• What ideas, concepts, and cultural elements from East Asia can be used to theorise shadow education as a decolonising curriculum text?
• How is shadow education represented by Western ideology, and to what extent is this ideology embedded in non-Western nations’ discourses?
• How does understanding shadow education as decolonising curriculum text challenge or disrupt its existing image?
As Ozaki (2015) argues, the images of shadow education in both West and East have largely been constructed from a Western standpoint. For instance, Seth (2002) characterises the pursuit of education in South Korea as an “education fever”, which has driven the uptake of shadow education in several East Asian countries. This image is constructed from a critical perspective on the roles of shadow education in reproducing social inequalities, but it is also a pejorative term: “fever” is usually something one wants to avoid, and thereby produces a negative image of education in these nations. Yet “education fever” can also refer to enthusiasm, desire, and respect for education. We are troubled by this discourse because the negative image of East Asian shadow education projected by Western scholars might occlude alternative understandings. This project recognises the importance of “place” that Kincheloe and Pinar (1991) theorise, which emphasises the specificity of dynamic local histories, cultures, and other distinctive ways in which the historicity and culture of a place is enacted and embodied by the lives of its populace. Focusing on the context does not necessarily mean enhancing provincialism, but rather promoting “localness”. As Gough (2003, p. 54, emphasis in original) argues, “ Thinking locally and recognising its localness enhances rather than diminishes its potential contribution to international knowledge work.”
This perspective conceives shadow education in East Asian countries as emerging and diversifying cultural capital. For example, a relatively recent shadow education-related cultural phenomenon emerges in Park et al.’s (2015, p. 5) study of South Korean “Gangnam mothers”, who work individually or collectively to find the best education-related information in order to get their child the most suitable educational support. One implication of their study for understanding shadow education as decolonising text is that it is a space in which multiple agents create a new culture of education through active engagement with others. How this emerging culture will affect or interact with shadow education is largely a matter of speculation. Representing shadow education in South Korea as “educational fever” is a Western (i.e., colonialist) construction of the Other which we need to go beyond. In this respect, the strategies that indigenous peoples can use in decolonising research methodologies (see, for example, Smith, 2013) might also inform the project of understanding shadow education as decolonising text.
There is little research on shadow education in the field of curriculum studies, whereas it has received much scholarly attention in other fields such as comparative education, lifelong education, the sociology of education, and educational administration and policy studies. Given the direction of shadow education in many countries, we argue that without subjecting it to rigorous study, specifically its curricular significance, our efforts to understand how contemporary students learn will necessarily be incomplete. Whether we can negotiate the intersections between shadow education and public education is an open question. Its importance is made obvious by recent research, but the specifics of students’ learning in that domain, such as which aspects of shadow education attract and satisfy students, what types of shadow education exist, and the potential research topics and areas to be explored in that space are largely unknown. We argue for a departure from preoccupations with inquiry focused on public school curricula that ignore shadow education as a new reality, and we have therefore attempted to theorise shadow education as a new research focus of transnational curriculum inquiry. To do so, we have suggested what kinds of perspectives can be used and what kinds of questions can be asked.
We argue that shadow education can be a new area for worldwide curriculum studies insofar as it has been marginalised from mainstream discourses and largely considered to be a non-Western phenomenon. Given its focus on learning and achievement, which is also the raison d’être of formal education, we confidently predict that shadow education will continue to be desired by students and parents and will be incorporated increasingly into the ecology of education in many nations. In this regard, we as curriculum researchers must make the effort to produce new insights and knowledge of shadow education.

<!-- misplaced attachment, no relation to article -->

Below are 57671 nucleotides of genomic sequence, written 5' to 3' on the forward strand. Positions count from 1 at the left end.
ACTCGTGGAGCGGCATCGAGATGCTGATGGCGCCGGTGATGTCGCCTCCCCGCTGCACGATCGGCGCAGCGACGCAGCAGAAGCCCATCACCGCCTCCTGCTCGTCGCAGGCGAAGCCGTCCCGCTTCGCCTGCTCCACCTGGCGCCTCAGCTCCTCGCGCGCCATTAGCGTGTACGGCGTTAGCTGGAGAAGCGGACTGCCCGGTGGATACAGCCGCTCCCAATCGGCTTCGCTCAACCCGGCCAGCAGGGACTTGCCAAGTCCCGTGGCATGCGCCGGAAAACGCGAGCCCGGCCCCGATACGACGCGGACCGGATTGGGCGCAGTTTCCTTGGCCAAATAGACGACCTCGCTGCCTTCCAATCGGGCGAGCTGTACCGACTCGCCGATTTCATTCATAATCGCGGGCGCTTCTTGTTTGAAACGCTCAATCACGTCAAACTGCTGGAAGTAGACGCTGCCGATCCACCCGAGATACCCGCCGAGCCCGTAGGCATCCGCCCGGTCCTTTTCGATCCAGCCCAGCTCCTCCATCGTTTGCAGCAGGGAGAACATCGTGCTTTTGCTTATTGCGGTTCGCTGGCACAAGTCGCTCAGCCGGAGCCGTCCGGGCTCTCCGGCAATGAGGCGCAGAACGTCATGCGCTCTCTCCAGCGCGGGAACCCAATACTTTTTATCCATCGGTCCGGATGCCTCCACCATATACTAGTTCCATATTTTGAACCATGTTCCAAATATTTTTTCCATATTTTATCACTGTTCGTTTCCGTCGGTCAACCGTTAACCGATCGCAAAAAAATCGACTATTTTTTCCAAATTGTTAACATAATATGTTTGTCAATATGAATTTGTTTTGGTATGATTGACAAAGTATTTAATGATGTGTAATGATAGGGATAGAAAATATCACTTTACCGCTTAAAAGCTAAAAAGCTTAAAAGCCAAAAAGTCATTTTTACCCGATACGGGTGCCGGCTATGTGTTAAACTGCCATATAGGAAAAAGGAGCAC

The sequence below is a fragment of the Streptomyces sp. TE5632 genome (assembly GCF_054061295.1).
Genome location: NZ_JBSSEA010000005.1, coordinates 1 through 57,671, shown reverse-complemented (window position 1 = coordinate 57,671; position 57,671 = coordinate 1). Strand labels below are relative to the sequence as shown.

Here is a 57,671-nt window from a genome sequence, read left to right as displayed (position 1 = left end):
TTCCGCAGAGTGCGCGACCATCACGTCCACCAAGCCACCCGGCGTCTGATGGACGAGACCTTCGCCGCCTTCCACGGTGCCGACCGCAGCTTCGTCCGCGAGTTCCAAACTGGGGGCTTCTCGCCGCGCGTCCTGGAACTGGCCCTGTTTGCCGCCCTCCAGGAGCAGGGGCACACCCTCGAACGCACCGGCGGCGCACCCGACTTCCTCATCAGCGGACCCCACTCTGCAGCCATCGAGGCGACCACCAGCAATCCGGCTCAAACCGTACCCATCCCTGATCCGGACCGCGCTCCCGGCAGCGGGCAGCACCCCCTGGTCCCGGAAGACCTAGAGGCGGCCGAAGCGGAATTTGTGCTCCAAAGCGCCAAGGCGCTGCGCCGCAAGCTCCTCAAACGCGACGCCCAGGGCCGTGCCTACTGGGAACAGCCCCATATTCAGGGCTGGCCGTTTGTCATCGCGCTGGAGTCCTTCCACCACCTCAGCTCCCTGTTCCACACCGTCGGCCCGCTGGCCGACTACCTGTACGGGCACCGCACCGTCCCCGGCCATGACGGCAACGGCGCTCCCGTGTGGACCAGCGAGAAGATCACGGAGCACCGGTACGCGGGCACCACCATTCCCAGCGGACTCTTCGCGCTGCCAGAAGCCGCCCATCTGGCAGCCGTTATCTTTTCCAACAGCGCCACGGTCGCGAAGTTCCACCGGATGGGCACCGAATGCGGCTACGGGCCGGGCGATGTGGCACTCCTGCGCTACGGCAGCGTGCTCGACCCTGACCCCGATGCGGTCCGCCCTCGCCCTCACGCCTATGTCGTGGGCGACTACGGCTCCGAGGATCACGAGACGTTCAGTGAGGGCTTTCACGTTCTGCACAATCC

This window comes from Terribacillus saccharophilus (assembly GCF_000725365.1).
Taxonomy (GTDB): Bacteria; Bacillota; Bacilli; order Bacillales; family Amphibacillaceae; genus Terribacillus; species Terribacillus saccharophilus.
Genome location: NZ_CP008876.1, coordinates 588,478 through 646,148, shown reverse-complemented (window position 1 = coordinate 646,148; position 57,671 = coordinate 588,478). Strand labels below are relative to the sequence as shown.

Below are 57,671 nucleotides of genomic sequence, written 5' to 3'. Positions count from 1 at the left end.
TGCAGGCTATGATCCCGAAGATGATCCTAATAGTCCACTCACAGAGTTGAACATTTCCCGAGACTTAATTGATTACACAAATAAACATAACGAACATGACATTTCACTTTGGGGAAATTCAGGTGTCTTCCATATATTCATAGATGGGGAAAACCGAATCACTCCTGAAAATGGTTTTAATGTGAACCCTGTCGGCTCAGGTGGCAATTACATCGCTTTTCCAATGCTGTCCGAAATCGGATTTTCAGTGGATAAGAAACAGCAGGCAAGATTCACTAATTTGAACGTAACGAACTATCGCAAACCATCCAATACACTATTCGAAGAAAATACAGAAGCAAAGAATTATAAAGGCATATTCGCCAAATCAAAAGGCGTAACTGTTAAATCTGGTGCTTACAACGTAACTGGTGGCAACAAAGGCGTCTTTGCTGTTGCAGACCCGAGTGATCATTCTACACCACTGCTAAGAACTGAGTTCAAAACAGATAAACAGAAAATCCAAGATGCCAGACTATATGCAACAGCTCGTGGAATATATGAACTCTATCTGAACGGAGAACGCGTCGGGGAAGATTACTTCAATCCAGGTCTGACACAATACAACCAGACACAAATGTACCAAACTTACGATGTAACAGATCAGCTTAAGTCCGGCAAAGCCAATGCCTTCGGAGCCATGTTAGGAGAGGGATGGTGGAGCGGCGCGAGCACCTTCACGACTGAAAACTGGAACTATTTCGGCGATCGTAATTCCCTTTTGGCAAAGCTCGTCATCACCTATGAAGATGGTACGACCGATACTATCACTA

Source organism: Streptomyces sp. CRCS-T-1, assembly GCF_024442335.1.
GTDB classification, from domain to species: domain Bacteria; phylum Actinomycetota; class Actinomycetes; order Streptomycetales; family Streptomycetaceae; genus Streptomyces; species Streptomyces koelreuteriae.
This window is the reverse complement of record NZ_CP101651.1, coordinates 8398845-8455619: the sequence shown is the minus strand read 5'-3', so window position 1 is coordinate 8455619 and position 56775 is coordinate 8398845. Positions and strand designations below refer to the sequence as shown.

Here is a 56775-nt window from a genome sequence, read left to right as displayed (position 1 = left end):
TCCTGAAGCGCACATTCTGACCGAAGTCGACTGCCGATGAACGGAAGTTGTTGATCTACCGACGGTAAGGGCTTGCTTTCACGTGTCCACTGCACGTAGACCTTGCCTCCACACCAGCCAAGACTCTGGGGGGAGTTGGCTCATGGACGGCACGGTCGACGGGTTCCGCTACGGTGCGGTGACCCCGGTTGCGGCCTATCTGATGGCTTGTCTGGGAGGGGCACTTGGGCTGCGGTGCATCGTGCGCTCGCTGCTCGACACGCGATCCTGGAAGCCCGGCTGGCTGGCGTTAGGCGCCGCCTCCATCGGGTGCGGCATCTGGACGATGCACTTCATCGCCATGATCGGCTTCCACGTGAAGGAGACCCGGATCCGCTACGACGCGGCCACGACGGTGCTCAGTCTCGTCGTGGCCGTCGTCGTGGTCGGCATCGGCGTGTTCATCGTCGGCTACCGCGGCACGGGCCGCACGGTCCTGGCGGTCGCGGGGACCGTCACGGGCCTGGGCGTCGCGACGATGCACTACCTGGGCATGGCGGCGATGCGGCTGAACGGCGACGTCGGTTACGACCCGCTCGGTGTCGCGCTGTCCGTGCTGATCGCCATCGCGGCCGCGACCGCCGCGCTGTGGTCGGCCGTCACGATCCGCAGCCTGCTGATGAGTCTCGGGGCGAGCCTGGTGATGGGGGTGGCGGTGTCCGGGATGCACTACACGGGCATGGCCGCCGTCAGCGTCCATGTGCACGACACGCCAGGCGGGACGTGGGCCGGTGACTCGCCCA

1 First Tutors is located in the UK and provides services in countries such as the UK, Australia, Canada, New Zealand, Ireland, and South Africa. School Tutoring Academy is located in the US and provides services in the US and Canada.
2 Kumon is a Japanese company that provides services in 49 countries across the world. Red Pen is a Korean company that sells its contents to 69 countries around the world. Purunet is a Korean-based company. Nunnoppi, also known as E.nopi or Eye Level Learning, is a Korean company that provides services in 25 countries.
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Young Chun Kim is a professor in the Department of Education at Chinju National University of Education, Republic of Korea. His research includes curriculum theorising, qualitative research, cultural studies, and postcolonial and transnational curriculum studies.
Email : [email protected]
Noel Gough is Professor Emeritus and Foundation Professor of Outdoor and Environmental Education at La Trobe University, Melbourne, Australia. His teaching, research, and publications focus on research methodology and curriculum studies, with particular reference to environmental education, science education, internationalisation, and globalisation.
Email : [email protected]
Jung-Hoon Jung (corresponding author) teaches in the Department of Education of Chonnam National University, Republic of Korea. His research interests include curriculum theorising, teacher education, inter-cultural studies, and autobiographical inquiry. His works resist, theoretically and practically, the instrumental rationality in education.
Email : [email protected]
Spotlight on China pp 85–99 Cite as
- Shadow Education
The Rise and Implications of Private Supplementary Tutoring
- Wei Zhang 5 &
- Mark Bray 6
Part of the Spotlight on China book series (SPOT)
Private supplementary tutoring beyond the hours of formal schooling is widely known as shadow education (e.g., Bray, 1999, 2009; Buchmann et al., 2010; Stevenson & Baker, 1992). It only exists because of the existence of mainstream education. Much of the curriculum in the shadow mimics the curriculum in the schools, and the shadow sector grows as the school sector grows.
- School Leader
- Compulsory Education
- Private Tutoring
- Supplementary Education
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Zhang, W., Bray, M. (2016). Shadow Education. In: Guo, S., Guo, Y. (eds) Spotlight on China. Spotlight on China. SensePublishers, Rotterdam. https://doi.org/10.1007/978-94-6209-881-7_6
DOI : https://doi.org/10.1007/978-94-6209-881-7_6